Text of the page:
SHANGHAI - At least 28 people died and more than 113 were injured Saturday when a group of assailants wielding large knives stormed into a railway station in southern China and apparently attacked people at random, state-run media reported. President Xi Jinping vowed swift action to punish those responsible for the bloody attack and "suppress terrorists' rampant momentum," the official New China News Agency reported. The agency said separatists from the far western region of Xinjiang were behind the highly unusual and terrifying attack in Kunming, the capital of Yunnan province.
February 28, 2014 | By Matt Stevens
A 36-year-old man was being treated at a Fresno hospital Friday after being struck by lightning, authorities said. A deputy found the man unresponsive about 11:16 a.m. at the corner of Manning and Grantland avenues in Raisin City after responding to a report of a man injured, the Fresno County Sheriff's Office said in a statement. The deputy performed CPR until emergency medical personnel arrived, and the unidentified man was taken to Community Regional Medical Center. Doctors said the man had “injuries consistent with a lightning strike,” including “an entry wound … near his left armpit and exit wounds on his feet,” the sheriff's statement said.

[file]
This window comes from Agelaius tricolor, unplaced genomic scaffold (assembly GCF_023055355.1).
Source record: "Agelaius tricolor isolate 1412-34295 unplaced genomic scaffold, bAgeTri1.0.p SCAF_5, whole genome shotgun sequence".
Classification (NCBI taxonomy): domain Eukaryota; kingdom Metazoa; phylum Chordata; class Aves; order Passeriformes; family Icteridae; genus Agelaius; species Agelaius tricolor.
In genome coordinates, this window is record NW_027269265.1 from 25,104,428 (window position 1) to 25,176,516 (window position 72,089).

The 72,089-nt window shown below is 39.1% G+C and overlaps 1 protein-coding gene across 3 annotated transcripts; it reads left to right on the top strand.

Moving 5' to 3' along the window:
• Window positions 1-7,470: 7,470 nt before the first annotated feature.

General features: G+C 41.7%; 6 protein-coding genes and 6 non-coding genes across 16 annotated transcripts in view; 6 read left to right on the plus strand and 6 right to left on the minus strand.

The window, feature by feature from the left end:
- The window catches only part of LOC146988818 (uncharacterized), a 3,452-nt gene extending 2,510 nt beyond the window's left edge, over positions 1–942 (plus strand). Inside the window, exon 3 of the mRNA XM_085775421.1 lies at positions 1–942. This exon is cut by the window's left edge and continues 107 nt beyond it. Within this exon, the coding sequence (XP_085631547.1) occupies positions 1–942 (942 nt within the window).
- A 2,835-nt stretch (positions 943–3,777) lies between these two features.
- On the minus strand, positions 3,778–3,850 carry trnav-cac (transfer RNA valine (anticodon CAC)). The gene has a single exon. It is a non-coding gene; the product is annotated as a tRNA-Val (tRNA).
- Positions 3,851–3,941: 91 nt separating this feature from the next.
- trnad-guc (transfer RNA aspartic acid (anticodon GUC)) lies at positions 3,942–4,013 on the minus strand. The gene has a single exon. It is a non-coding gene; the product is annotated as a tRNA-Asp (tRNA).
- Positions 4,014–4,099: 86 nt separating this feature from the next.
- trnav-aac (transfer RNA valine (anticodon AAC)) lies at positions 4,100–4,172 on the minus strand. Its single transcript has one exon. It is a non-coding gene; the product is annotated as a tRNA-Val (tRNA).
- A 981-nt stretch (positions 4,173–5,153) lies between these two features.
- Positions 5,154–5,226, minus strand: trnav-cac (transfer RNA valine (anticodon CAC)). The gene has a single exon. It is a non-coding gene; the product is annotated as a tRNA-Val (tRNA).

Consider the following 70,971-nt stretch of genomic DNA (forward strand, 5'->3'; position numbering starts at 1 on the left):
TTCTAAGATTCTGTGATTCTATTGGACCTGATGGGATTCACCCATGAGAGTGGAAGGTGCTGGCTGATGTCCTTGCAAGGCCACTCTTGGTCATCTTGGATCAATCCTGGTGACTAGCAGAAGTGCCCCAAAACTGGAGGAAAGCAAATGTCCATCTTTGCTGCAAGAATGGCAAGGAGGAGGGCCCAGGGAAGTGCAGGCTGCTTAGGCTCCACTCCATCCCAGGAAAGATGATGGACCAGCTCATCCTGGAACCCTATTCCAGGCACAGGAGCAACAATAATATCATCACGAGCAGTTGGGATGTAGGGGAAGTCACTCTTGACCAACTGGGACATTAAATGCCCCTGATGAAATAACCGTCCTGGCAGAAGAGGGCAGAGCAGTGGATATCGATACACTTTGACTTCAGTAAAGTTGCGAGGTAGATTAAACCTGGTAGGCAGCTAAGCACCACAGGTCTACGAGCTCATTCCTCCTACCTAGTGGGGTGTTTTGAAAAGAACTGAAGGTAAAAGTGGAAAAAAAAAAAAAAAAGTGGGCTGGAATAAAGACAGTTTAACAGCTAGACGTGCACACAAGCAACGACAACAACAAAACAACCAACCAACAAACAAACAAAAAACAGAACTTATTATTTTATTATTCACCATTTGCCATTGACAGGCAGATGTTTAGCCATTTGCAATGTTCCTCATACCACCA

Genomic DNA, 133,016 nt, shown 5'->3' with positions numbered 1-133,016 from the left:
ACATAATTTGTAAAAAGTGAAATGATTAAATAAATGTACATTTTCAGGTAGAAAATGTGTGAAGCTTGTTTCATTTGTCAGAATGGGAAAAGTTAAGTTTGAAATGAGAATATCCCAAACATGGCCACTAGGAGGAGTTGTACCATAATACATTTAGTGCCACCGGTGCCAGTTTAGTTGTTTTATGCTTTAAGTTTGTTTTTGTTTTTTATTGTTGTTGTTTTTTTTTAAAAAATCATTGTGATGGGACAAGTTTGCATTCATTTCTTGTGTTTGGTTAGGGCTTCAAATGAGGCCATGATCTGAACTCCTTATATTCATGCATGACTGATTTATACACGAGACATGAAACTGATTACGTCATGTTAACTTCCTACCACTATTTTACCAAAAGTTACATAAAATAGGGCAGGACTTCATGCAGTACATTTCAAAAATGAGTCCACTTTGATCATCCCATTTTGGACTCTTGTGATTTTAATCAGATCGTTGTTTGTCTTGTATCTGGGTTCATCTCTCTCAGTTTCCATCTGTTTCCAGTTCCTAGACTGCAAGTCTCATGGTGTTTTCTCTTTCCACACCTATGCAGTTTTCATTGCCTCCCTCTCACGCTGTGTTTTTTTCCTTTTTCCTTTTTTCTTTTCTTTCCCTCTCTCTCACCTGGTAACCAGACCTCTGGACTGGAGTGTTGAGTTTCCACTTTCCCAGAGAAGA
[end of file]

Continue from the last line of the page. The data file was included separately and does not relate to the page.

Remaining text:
February 25, 2014 | By Paresh Dave